As applied to the fabrication of a liquid crystal screen, the method in accordance with the invention makes it possible to obtain a configuration as shown in FIG. 17.
At this stage, the construction of the screen reverts to the technology of liquid crystal cells:
a layer of ITO (indium-tin oxide) is formed by etching on the back plate (second glass plate 2) and constitutes the rows of the matrix array;
a molecule-orientation layer (rubbed polymer of evaporated SiO) is deposited on both plates.
Thus, by utilizing the association of a ferroelectric polymer and a liquid crystal in a display screen of the matrix type, the invention makes it possible to apply to the liquid crystal a voltage which is independent of the column-addressing voltage.
This screen is of much more simple design than display panels having thin-film transistor arrays and makes use of a control element which permits the formation of deposits on large surface areas.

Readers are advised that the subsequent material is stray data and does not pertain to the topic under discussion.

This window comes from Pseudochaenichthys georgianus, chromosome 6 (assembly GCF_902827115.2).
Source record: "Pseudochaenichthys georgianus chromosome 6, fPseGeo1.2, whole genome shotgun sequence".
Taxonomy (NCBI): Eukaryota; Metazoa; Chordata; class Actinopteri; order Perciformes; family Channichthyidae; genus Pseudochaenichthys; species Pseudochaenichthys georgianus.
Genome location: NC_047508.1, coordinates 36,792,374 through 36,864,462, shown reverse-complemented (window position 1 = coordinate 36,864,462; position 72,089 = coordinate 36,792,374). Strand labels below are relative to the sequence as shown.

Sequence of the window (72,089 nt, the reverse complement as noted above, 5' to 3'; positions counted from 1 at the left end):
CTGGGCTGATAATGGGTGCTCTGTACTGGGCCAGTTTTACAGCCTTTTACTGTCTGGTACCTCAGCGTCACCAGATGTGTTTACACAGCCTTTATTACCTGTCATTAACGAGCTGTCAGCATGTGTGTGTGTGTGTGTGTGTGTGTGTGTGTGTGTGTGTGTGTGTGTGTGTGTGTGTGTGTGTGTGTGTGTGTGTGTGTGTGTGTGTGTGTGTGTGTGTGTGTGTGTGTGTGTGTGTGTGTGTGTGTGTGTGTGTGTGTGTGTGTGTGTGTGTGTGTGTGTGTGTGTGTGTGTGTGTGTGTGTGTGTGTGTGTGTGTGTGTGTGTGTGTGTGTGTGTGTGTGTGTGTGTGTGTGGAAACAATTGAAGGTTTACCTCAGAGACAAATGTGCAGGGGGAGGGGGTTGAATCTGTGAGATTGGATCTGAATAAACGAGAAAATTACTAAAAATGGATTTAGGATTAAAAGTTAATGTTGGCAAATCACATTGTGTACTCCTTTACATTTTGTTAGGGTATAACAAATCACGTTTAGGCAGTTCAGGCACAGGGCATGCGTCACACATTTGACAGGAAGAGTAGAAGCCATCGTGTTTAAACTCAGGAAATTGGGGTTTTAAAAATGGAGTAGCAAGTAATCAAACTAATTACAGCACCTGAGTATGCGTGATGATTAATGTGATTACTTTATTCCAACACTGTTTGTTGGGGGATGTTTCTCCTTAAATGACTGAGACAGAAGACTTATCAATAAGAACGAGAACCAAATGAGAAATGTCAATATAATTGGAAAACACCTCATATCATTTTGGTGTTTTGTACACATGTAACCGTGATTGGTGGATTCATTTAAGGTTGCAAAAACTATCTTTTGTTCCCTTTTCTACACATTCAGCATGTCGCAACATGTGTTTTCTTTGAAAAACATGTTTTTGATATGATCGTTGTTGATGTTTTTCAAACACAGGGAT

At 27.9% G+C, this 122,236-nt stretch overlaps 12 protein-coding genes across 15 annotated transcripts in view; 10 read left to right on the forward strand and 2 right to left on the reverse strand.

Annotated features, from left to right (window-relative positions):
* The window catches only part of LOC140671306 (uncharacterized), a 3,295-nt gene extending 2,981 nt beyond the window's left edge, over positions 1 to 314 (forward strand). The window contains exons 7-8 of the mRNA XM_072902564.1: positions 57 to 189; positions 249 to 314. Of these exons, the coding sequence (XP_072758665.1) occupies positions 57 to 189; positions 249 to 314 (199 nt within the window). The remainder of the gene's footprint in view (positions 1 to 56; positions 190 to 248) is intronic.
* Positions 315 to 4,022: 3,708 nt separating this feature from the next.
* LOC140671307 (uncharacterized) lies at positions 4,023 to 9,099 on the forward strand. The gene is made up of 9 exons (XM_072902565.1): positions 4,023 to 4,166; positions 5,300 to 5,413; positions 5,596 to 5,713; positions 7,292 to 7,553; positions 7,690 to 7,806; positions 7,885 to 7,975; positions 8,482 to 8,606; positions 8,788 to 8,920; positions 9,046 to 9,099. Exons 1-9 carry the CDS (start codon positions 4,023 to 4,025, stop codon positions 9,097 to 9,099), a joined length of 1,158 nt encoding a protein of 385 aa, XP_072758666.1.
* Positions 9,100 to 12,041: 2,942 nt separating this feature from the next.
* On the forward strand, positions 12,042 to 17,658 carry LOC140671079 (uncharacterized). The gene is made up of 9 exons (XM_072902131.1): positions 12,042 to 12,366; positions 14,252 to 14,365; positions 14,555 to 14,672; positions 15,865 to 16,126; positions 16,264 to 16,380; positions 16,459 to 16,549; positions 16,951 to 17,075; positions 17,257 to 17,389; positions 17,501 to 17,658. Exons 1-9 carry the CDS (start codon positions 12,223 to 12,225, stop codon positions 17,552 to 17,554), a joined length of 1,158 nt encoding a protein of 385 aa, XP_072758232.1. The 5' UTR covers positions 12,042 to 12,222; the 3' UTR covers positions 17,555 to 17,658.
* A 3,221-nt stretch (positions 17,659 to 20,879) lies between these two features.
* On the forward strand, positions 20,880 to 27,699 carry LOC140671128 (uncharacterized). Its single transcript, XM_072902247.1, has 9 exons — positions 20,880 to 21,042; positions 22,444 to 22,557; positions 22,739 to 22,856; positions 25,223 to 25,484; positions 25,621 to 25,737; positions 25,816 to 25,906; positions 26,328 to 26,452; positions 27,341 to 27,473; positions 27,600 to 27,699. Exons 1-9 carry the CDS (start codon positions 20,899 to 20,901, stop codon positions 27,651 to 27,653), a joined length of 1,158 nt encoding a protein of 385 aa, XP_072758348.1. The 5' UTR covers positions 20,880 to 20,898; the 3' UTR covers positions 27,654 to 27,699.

It is worthy of note that the forms of construction and numerical examples have been given in the foregoing solely by way of example and for the sake of explanatory illustration. Accordingly, other alternative designs and numerical values may lead to practical arrangements which would not constitute any departure either from the scope or the spirit of the invention.
|Cited Patent||Filing date||Publication date||Applicant||Title|
|US3725899 *||Oct 21, 1970||Apr 3, 1973||Siemens Ag||Data exhibiting screen device with a liquid-crystal layer, and method of manufacture|
|US3864021 *||Mar 6, 1973||Feb 4, 1975||Seiko Instr & Electronics||Liquid crystal display device and method for processing the surface of electrode glass thereof|
|US4021798 *||Oct 14, 1975||May 3, 1977||Hitachi, Ltd.||Liquid crystal display panel and method for driving the same|
|US4040720 *||Apr 21, 1975||Aug 9, 1977||Rockwell International Corporation||Ferroelectric liquid crystal display|
|US4297004 *||Sep 17, 1979||Oct 27, 1981||Technical Research of Citizen Watch Co., Ltd.||Liquid crystal display cell|
|US4534623 *||Jan 17, 1984||Aug 13, 1985||Kabushiki Kaisha Suwa Seikosha||Horizontally-stacked metal-insulator-metal element for electro-optical device and method for manufacture|